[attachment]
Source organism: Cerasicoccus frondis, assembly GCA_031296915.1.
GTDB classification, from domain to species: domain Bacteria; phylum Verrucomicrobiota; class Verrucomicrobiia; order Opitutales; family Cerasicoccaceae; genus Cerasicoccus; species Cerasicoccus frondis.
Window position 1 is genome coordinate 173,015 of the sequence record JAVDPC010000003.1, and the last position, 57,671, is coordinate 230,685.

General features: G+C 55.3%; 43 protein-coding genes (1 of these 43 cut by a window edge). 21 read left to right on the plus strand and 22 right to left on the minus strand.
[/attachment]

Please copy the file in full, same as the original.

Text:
Source organism: Cerasicoccus frondis, assembly GCA_031296915.1.
GTDB classification, from domain to species: domain Bacteria; phylum Verrucomicrobiota; class Verrucomicrobiia; order Opitutales; family Cerasicoccaceae; genus Cerasicoccus; species Cerasicoccus frondis.
Window position 1 is genome coordinate 173,015 of the sequence record JAVDPC010000003.1, and the last position, 57,671, is coordinate 230,685.

General features: G+C 55.3%; 43 protein-coding genes (1 of these 43 cut by a window edge). 21 read left to right on the plus strand and 22 right to left on the minus strand.